• Mixing up similar adverbs or adjectives. Sometimes learners confuse adverbs or adjectives that have similar meanings but form different collocations. For example, some learners might say highly cold instead of bitterly cold, or deeply successful instead of highly successful. To avoid this mistake, you need to pay attention to the nuances of meaning and usage of each word and learn which ones go well together.



  • Using incorrect word order. Sometimes learners use the wrong word order when forming collocations. For example, some learners might say wrong totally instead of totally wrong, or cold bitterly instead of bitterly cold. To avoid this mistake, you need to remember that the adverb always comes before the adjective in English.



  • Overusing or underusing collocations. Sometimes learners overuse or underuse collocations in their speech or writing. For example, some learners might use the same collocation over and over again, which can sound boring or unnatural. On the other hand, some learners might avoid using collocations at all, which can make their language sound too simple or vague. To avoid this mistake, you need to balance your use of collocations and vary your vocabulary according to the context and purpose of your communication.



By avoiding these mistakes and pitfalls, you will be able to use collocations more accurately and confidently in English.


Conclusion




In this article, you have learned everything you need to know about adverb adjective collocations, including:



  • What are the most common adverb adjective collocations in English and how to use them correctly



  • How to find and learn more collocations from authentic sources like books, movies, podcasts, etc.



  • How to practice and review collocations with fun and effective exercises and games



  • How to avoid common mistakes and pitfalls with collocations



By following the tips and tricks that we have shared with you, you will be able to master adverb adjective collocations in no time. You will also be able to improve your English vocabulary and sound more natural and fluent.


To help you further, we have prepared a PDF file with 12 collocations for each adverb category that we have covered in this article. You can download it for free by clicking on the link below. You can use it as a reference or a study guide for your future learning.


Adjective Collocations PDF 12


We hope you enjoyed this article and found it useful. If you did, please share it with your friends and colleagues who might also benefit from it. And don't forget to leave a comment below and let us know what you think.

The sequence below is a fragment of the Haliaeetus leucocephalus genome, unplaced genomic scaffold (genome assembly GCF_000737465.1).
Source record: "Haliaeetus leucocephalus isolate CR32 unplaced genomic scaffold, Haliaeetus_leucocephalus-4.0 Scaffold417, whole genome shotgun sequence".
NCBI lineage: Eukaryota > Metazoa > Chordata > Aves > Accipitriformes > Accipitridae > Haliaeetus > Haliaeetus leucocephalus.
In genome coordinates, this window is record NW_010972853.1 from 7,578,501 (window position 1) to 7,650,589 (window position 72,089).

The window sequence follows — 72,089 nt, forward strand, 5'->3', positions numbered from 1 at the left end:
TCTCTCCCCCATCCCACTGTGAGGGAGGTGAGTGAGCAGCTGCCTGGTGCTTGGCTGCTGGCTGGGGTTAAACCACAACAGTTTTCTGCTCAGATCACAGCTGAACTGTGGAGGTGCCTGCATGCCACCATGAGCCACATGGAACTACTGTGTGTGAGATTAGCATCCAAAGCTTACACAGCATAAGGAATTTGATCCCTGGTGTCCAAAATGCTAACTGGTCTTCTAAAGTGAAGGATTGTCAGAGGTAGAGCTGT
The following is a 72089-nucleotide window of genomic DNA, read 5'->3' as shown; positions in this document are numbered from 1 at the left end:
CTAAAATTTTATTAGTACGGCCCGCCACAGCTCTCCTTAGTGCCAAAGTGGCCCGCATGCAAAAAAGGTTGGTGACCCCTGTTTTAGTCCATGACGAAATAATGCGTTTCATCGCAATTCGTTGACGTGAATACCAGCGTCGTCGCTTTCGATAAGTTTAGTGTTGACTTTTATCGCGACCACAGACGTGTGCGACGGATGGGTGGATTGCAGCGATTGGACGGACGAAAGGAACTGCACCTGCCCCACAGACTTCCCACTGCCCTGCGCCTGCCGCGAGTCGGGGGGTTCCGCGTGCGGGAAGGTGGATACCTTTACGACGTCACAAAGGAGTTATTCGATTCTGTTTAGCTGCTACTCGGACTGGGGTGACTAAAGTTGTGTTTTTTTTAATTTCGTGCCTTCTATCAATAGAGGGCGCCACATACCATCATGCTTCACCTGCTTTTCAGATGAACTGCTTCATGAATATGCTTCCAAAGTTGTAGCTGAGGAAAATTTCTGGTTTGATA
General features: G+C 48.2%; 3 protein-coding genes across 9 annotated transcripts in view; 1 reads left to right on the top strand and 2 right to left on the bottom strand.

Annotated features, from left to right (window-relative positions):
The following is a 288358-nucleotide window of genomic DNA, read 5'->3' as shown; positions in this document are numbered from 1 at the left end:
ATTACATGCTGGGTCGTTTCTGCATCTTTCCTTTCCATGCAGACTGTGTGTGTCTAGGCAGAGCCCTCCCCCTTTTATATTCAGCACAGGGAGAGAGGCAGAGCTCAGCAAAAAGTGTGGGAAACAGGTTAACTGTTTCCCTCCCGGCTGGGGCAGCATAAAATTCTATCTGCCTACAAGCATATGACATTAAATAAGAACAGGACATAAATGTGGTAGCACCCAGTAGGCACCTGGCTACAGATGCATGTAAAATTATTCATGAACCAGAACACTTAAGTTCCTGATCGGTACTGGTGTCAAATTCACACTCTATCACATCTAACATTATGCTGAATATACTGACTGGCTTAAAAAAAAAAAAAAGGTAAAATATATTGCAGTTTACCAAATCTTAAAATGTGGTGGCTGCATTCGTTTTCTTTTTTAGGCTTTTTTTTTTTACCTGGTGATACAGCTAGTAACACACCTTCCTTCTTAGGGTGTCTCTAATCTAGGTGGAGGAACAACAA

Thank you for reading and happy learning!


FAQs




Here are some frequently asked questions and answers about adverb adjective collocations.



  • What are adverb adjective collocations?



Adverb adjective collocations are combinations of words that often go together and form a single expression. They consist of an adverb that modifies or enhances the meaning of an adjective. For example, absolutely amazing, highly successful, utterly ridiculous, etc.


  • Why are adverb adjective collocations important?



Adverb adjective collocations are important because they can help you express your ideas more clearly and precisely, as well as add variety and interest to your speech and writing. They can also help you understand native speakers better, as they often use these expressions in everyday communication.


  • How can I learn adverb adjective collocations?



You can learn adverb adjective collocations by exposing yourself to authentic sources of English, such as books, movies, podcasts, articles, etc. These sources will provide you with real examples of how native speakers use collocations in different contexts and situations. You can also use a dictionary or an online tool like Google Ngram Viewer to check the meaning and frequency of collocations.


  • How can I practice adverb adjective collocations?



You can practice adverb adjective collocations by doing exercises and games that reinforce your memory and understanding of them. For example, you can fill in the blanks, match the pairs, rewrite the sentences, or create your own sentences using the collocations that you have learned. You can also make flashcards or quizzes to test yourself on the collocations.


  • How can I avoid common mistakes and pitfalls with adverb adjective collocations?



You can avoid common mistakes and pitfalls with adverb adjective collocations by paying attention to the nuances of meaning and usage of each word and learning which ones go well together and sound natural in English. You also need to remember that the adverb always comes before the adjective in English. And you need to balance your use of collocations and vary your vocabulary according to the context and purpose of your communication.